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One rare area of agreement between the Trump and Biden administrations is their posture toward manufacturers of surveillance cameras and telecom gear based in China. Buyers who are researching surveillance cameras or cellular base stations should be aware of certain companies, such as Hikvision and Huawei, which have come under fire in the United States. The federal government cracking down on these firms due to fears that Hikvision surveillance cameras and Huawei telecom gear could be used by the Chinese government to spy on the United States. These restrictions are impacting buyers, particularly government buyers and government contractors, and procurement professionals should consider increasing risks when making purchasing decisions.

Hikvision Risk Overview

Hikvision Digital Technology Company Ltd. is one of the world’s largest manufacturers of surveillance cameras. Surveillance cameras are often used to secure sensitive sites such as government facilities and military installations. Modern surveillance cameras transmit information over the internet, so the United States government is worried that sensitive footage and intelligence might make its way back to China.

The United States government has also stated that Hikvision has helped the Chinese government engage in a campaign of repression against Muslim minority groups such as Uyghurs and Kazakhs in China’s Xinjiang territory. As a result, the US government has placed restrictions on this company.

Markets Affected: Closed-Circuit Television Systems, Surveillance Cameras

Huawei Risk Overview

Huawei Technologies Co. Ltd. is one of the largest technology companies in China and is the world’s biggest manufacturer of telecom equipment. However, the company does not have much of a presence in the United States, where it is mostly used by rural carriers; the Rural Wireless Association said in December 2018 that 25% of its members use Huawei equipment. Huawei’s market share in the United States will likely decline further in the coming years as the federal government takes further action.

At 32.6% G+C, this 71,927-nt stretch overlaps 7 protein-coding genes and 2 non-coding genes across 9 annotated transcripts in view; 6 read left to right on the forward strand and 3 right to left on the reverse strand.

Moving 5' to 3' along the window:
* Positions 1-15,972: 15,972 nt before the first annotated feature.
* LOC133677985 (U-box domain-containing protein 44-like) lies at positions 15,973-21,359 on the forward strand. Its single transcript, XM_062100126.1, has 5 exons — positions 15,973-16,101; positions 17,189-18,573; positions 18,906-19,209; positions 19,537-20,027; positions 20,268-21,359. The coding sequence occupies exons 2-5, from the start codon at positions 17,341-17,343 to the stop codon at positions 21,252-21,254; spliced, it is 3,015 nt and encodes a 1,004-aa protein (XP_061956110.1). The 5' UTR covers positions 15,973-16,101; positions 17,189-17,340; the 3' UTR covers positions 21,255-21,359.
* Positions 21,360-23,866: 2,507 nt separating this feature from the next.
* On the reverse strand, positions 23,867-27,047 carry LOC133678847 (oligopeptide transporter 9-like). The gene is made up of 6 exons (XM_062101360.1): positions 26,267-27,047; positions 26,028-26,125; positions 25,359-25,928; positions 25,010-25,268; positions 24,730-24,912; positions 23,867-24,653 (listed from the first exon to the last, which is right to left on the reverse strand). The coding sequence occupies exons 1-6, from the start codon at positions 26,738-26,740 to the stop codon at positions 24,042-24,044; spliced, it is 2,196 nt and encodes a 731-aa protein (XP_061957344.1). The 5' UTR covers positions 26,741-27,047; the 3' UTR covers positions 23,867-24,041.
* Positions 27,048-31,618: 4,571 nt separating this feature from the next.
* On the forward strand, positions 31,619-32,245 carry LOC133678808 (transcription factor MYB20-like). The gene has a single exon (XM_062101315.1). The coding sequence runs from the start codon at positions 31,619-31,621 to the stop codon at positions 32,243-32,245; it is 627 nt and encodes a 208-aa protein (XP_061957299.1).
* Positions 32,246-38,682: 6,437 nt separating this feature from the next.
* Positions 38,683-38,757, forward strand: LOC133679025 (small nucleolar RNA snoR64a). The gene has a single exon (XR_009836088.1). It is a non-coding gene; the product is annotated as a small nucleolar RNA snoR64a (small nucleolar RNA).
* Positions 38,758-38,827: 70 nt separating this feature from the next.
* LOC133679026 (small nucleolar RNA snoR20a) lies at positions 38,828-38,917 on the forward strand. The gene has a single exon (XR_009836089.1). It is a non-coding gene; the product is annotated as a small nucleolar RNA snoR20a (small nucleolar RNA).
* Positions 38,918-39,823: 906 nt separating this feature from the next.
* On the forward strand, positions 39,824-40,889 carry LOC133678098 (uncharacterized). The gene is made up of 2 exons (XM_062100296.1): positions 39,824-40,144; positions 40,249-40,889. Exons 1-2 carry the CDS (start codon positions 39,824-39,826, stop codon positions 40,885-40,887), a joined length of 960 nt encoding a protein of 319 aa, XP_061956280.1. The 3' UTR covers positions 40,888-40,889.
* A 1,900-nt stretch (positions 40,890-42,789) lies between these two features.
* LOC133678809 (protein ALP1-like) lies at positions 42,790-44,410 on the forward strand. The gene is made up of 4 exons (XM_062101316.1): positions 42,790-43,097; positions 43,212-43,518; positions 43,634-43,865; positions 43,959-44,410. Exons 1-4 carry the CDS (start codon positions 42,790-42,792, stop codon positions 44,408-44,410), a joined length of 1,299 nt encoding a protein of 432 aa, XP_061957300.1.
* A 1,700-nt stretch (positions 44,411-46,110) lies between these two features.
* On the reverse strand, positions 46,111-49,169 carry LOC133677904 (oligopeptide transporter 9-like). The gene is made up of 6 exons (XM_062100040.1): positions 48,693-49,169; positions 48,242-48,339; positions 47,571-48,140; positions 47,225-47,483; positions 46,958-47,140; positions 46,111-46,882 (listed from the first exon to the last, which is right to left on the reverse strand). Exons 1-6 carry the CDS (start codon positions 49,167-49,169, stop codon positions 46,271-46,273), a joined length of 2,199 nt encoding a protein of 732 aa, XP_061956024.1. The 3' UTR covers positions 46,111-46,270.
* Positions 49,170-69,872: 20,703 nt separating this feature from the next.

Huawei faces controversy over its alleged links to the Chinese government, which the company hotly disputes; Huawei has even filed libel lawsuits against people making these statements. The US government worries that Huawei telecom equipment might send sensitive national security information back to China. The US government has also accused Huawei of violating US trade sanctions on Iran.

Markets Affected: Phone & Video Conference Equipment, Network Switches, Network Routers, PBX Phone Systems, Smoke Detectors

Other Companies

Three other major telecom companies face restrictions in the United States. Buyers should keep a close eye on the following companies and markets to mitigate risk:

Timeline

  • August 2018: President Trump signs the National Defense Authorization Act for 2019, which bans government use of Huawei, ZTE, Hikvision, Dahua and Hytera products.
  • May 2019: The US Department of Commerce adds Huawei to the Entity List, prohibiting the company from buying components from US companies.